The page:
Railway Toronto

Morning Brew: Thomson may be dropping out, Ford's lessening lead, Smitherman's fiscal plan wants provincial dollars, A collection of electoral ephemera, 18 years for head of Toronto 18?, Miller's "Right To Know" Week

Sarah Thomson is set to make "an announcement concerning the landscape of the mayoral campaign" at 10 a.m. this morning (see image below). Bets are that she's dropping out, but that's only speculation. But, should this be the case -- and it's certainly likely -- who will she endorse? Stay tuned for an update shortly after the announcement. Update: It's Smitherman. Read our post here.


In other election news, a new poll suggests George Smitherman is closing the gap on Rob Ford in the race for mayor of Toronto. A survey commissioned by Global News asked respondents which candidate they would cast their ballot for if the election was tomorrow - 28 per cent said Ford, while 23 per cent said Smitherman. The survey also indicated that support for Pantalone was up marginally, Rossi's support was unchanged and Sarah Thomson's had dropped. Previous polls have rather overwhelmingly suggested a more commanding lead for Ford, making it unclear whether this indicates that Smitherman is gaining ground or simply that polls are useless.

Speaking of Smitherman, the mayoral candidate unveiled his fiscal plan for the city yesterday, with a somewhat controversial plan he says will balance Toronto's budget. "We must restore the city of Toronto's financial credibility while renewing our focus on core services that people depend upon every day," he said at the Economic Club of Canada. Attracting probably the most criticism is Smitherman's idea to secure $100-million annually from the provincial government in funding for the TTC; given that his plan aims to cover what he projects will be in excess of a $500-million shortfall, this is a significant aspect of his budget. The plan also includes the sale of the city's stake in Enwave, the sale of city real estate and cutting 1300 jobs by not replacing some retirees in 2011, a number that would rise to 4000 after four years in office. The plan has caused a lot of discussion among Torontonians, with even Adam Giambrone all atwitter about it. Also check out our coverage of Rob Ford's fiscal plan, also unveiled yesterday.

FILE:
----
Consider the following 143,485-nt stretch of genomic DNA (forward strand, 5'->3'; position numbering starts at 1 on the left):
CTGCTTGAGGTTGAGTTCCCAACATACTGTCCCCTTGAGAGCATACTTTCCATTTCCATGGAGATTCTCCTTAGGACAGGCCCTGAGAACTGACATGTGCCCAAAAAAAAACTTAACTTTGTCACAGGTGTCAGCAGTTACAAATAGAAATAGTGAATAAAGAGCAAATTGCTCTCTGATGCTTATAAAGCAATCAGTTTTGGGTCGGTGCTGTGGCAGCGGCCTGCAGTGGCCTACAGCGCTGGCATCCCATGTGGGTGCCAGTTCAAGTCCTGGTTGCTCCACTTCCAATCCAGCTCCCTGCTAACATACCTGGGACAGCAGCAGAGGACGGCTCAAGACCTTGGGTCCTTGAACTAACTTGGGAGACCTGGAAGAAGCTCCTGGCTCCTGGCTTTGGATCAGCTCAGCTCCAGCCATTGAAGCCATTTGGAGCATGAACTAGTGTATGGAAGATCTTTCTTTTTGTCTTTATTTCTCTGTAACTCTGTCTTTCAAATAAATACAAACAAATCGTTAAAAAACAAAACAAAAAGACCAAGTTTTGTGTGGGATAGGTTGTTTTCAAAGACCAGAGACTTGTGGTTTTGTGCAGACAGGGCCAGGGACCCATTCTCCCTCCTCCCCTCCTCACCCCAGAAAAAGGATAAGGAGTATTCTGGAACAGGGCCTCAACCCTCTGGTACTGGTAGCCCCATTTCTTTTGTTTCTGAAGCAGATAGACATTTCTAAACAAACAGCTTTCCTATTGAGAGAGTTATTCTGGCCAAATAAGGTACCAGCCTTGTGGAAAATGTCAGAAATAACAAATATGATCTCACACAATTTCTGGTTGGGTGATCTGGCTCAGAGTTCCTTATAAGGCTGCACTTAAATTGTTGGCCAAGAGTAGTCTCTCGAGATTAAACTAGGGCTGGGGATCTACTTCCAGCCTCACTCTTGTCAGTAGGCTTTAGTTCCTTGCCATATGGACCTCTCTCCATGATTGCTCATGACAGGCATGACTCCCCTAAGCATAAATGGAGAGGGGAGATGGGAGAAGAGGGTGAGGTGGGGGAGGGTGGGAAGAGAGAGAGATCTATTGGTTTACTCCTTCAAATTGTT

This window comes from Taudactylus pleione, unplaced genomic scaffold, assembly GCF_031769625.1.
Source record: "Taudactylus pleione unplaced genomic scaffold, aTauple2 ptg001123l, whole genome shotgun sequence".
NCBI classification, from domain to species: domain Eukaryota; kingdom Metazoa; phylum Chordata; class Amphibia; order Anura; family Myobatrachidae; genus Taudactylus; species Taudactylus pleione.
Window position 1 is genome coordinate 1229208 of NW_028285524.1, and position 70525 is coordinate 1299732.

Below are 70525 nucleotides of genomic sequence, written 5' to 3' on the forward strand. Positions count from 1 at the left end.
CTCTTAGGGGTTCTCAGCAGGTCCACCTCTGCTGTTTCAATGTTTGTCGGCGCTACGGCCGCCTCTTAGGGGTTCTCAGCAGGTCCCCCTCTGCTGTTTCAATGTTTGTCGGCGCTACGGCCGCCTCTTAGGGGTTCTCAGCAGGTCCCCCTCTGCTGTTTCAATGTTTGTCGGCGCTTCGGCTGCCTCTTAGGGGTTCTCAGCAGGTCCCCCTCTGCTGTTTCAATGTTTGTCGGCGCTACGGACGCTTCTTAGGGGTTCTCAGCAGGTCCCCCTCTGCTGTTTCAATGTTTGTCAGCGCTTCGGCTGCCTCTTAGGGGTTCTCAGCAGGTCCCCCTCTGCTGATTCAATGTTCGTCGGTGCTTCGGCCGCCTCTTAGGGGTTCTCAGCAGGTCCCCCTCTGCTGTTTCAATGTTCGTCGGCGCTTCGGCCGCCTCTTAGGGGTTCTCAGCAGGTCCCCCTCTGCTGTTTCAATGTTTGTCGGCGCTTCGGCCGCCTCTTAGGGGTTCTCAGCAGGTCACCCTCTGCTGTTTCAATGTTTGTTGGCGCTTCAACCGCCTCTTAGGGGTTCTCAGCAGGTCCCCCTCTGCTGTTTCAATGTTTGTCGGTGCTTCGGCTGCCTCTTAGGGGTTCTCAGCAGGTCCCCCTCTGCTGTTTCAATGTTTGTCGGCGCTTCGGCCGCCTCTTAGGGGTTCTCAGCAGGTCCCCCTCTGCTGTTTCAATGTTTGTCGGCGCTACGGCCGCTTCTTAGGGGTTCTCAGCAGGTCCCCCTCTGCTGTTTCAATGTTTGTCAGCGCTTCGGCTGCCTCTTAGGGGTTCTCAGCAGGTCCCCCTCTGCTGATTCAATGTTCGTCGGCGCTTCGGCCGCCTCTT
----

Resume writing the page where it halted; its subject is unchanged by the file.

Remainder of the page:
The Toronto Star looked over the websites and Facebook pages of every single council candidate in the city who has one or the other, and collected some brilliant highlights. From the basic (poor spelling) to the slightly silly (referencing the film Big Fish) to the mystifying ("Sergio Otoya takes a very strong stance against these ridiculous misshapen"), the list is, if nothing else, an entertaining look at the diversity and openness of our electoral process. Now, who's down for some speed-dating with Mark Dewdney?

The prosecutor in the case against the so-called "inspirational leader" of the Toronto 18 is asking for an 18-year sentence. Prosecutor Jason Wakely said that there are mitigating factors in the case which reduced his recommendation from a life sentence: that Fahim Ahmad was a young first-time offender, his guilty plea and family support, and renunciation of violence. Wakely described Ahmad as the leader of a group whose existence is a "crime against our society" and said he had "poisoned" the minds of the "jihadist warriors" he recuited, trained and indoctrinated. A psychiatric report submitted by the defense suggests Ahmad is at low-risk to re-offend and he has expressed remorse in a letter to the court.

In brief:

This week is "Right To Know Week" in Toronto, meant to encourage Toronto residents to exercise their rights of access to information in the spirit of "open and transparent government".

A fake cab driver is cruising Toronto's streets in a car that looks like a taxi, but has no meter or taxi license. Police located the man on two separate occasions but had no crime to charge him with, though they are suspicious of his motives.

Photo by Subjective Art in the blogTO Flickr pool.

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